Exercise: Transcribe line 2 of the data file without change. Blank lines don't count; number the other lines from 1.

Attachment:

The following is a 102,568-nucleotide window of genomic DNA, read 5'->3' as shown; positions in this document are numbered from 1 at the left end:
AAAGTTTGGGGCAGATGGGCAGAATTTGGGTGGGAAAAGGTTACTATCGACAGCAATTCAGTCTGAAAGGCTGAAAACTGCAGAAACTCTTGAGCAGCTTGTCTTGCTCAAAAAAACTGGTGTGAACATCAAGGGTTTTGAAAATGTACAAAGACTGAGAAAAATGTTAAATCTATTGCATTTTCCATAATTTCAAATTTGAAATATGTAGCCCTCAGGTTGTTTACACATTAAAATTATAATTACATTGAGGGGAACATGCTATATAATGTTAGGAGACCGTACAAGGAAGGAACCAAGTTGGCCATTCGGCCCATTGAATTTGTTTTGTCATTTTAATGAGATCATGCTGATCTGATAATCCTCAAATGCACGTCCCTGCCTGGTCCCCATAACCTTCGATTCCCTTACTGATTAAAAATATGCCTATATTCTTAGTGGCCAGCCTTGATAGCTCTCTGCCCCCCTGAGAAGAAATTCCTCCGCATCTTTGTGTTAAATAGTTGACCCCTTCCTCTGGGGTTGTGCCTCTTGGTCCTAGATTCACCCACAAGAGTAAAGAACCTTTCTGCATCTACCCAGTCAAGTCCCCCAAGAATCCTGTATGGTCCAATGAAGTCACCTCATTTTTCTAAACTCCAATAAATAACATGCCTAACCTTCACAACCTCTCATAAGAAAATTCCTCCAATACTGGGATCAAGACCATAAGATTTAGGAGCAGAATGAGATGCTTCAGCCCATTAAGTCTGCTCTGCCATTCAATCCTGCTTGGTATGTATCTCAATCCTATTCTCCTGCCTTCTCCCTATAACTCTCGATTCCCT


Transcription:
AAAGTTTGGGGCAGATGGGCAGAATTTGGGTGGGAAAAGGTTACTATCGACAGCAATTCAGTCTGAAAGGCTGAAAACTGCAGAAACTCTTGAGCAGCTTGTCTTGCTCAAAAAAACTGGTGTGAACATCAAGGGTTTTGAAAATGTACAAAGACTGAGAAAAATGTTAAATCTATTGCATTTTCCATAATTTCAAATTTGAAATATGTAGCCCTCAGGTTGTTTACACATTAAAATTATAATTACATTGAGGGGAACATGCTATATAATGTTAGGAGACCGTACAAGGAAGGAACCAAGTTGGCCATTCGGCCCATTGAATTTGTTTTGTCATTTTAATGAGATCATGCTGATCTGATAATCCTCAAATGCACGTCCCTGCCTGGTCCCCATAACCTTCGATTCCCTTACTGATTAAAAATATGCCTATATTCTTAGTGGCCAGCCTTGATAGCTCTCTGCCCCCCTGAGAAGAAATTCCTCCGCATCTTTGTGTTAAATAGTTGACCCCTTCCTCTGGGGTTGTGCCTCTTGGTCCTAGATTCACCCACAAGAGTAAAGAACCTTTCTGCATCTACCCAGTCAAGTCCCCCAAGAATCCTGTATGGTCCAATGAAGTCACCTCATTTTTCTAAACTCCAATAAATAACATGCCTAACCTTCACAACCTCTCATAAGAAAATTCCTCCAATACTGGGATCAAGACCATAAGATTTAGGAGCAGAATGAGATGCTTCAGCCCATTAAGTCTGCTCTGCCATTCAATCCTGCTTGGTATGTATCTCAATCCTATTCTCCTGCCTTCTCCCTATAACTCTCGATTCCCT